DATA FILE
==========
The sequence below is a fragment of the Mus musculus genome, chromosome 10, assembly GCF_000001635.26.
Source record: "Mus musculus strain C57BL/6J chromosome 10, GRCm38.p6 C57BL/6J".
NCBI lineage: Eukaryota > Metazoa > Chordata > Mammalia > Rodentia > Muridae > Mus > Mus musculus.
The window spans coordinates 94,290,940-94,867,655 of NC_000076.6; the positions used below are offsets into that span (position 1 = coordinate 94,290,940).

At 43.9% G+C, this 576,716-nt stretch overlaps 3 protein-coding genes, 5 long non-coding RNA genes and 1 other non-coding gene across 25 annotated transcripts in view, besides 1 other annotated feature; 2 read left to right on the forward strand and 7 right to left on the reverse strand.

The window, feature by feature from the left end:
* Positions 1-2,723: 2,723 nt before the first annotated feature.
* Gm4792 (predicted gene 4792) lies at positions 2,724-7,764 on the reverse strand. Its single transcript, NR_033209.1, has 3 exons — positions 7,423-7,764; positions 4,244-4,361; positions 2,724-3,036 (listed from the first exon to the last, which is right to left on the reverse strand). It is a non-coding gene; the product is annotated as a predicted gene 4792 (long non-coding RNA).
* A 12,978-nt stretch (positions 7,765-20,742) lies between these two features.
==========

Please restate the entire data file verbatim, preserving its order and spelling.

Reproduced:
The sequence below is a fragment of the Mus musculus genome, chromosome 10, assembly GCF_000001635.26.
Source record: "Mus musculus strain C57BL/6J chromosome 10, GRCm38.p6 C57BL/6J".
NCBI lineage: Eukaryota > Metazoa > Chordata > Mammalia > Rodentia > Muridae > Mus > Mus musculus.
The window spans coordinates 94,290,940-94,867,655 of NC_000076.6; the positions used below are offsets into that span (position 1 = coordinate 94,290,940).

At 43.9% G+C, this 576,716-nt stretch overlaps 3 protein-coding genes, 5 long non-coding RNA genes and 1 other non-coding gene across 25 annotated transcripts in view, besides 1 other annotated feature; 2 read left to right on the forward strand and 7 right to left on the reverse strand.

The window, feature by feature from the left end:
* Positions 1-2,723: 2,723 nt before the first annotated feature.
* Gm4792 (predicted gene 4792) lies at positions 2,724-7,764 on the reverse strand. Its single transcript, NR_033209.1, has 3 exons — positions 7,423-7,764; positions 4,244-4,361; positions 2,724-3,036 (listed from the first exon to the last, which is right to left on the reverse strand). It is a non-coding gene; the product is annotated as a predicted gene 4792 (long non-coding RNA).
* A 12,978-nt stretch (positions 7,765-20,742) lies between these two features.